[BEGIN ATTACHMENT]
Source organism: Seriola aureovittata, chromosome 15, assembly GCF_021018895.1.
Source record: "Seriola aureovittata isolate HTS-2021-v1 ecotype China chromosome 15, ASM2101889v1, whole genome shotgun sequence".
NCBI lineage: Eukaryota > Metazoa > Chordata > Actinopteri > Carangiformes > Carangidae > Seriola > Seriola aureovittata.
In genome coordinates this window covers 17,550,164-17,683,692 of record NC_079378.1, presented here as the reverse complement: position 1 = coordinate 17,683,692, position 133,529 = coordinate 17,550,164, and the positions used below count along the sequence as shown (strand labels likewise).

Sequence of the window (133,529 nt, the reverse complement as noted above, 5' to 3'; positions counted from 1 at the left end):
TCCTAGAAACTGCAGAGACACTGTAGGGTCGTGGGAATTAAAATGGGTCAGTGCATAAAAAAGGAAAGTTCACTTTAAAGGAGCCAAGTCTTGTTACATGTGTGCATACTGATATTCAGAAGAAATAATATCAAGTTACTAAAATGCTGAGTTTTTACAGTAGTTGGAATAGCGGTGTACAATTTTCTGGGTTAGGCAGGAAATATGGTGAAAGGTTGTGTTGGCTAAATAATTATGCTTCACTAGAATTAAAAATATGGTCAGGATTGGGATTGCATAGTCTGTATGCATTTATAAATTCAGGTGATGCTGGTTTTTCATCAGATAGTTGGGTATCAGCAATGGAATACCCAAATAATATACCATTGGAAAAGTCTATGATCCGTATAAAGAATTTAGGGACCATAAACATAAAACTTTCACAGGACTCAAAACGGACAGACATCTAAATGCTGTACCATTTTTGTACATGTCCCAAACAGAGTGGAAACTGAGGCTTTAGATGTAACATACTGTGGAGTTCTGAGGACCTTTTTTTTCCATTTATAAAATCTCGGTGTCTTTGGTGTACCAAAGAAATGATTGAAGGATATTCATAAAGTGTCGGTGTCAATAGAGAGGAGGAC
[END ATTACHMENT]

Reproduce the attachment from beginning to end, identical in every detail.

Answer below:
Source organism: Seriola aureovittata, chromosome 15, assembly GCF_021018895.1.
Source record: "Seriola aureovittata isolate HTS-2021-v1 ecotype China chromosome 15, ASM2101889v1, whole genome shotgun sequence".
NCBI lineage: Eukaryota > Metazoa > Chordata > Actinopteri > Carangiformes > Carangidae > Seriola > Seriola aureovittata.
In genome coordinates this window covers 17,550,164-17,683,692 of record NC_079378.1, presented here as the reverse complement: position 1 = coordinate 17,683,692, position 133,529 = coordinate 17,550,164, and the positions used below count along the sequence as shown (strand labels likewise).

Sequence of the window (133,529 nt, the reverse complement as noted above, 5' to 3'; positions counted from 1 at the left end):
TCCTAGAAACTGCAGAGACACTGTAGGGTCGTGGGAATTAAAATGGGTCAGTGCATAAAAAAGGAAAGTTCACTTTAAAGGAGCCAAGTCTTGTTACATGTGTGCATACTGATATTCAGAAGAAATAATATCAAGTTACTAAAATGCTGAGTTTTTACAGTAGTTGGAATAGCGGTGTACAATTTTCTGGGTTAGGCAGGAAATATGGTGAAAGGTTGTGTTGGCTAAATAATTATGCTTCACTAGAATTAAAAATATGGTCAGGATTGGGATTGCATAGTCTGTATGCATTTATAAATTCAGGTGATGCTGGTTTTTCATCAGATAGTTGGGTATCAGCAATGGAATACCCAAATAATATACCATTGGAAAAGTCTATGATCCGTATAAAGAATTTAGGGACCATAAACATAAAACTTTCACAGGACTCAAAACGGACAGACATCTAAATGCTGTACCATTTTTGTACATGTCCCAAACAGAGTGGAAACTGAGGCTTTAGATGTAACATACTGTGGAGTTCTGAGGACCTTTTTTTTCCATTTATAAAATCTCGGTGTCTTTGGTGTACCAAAGAAATGATTGAAGGATATTCATAAAGTGTCGGTGTCAATAGAGAGGAGGAC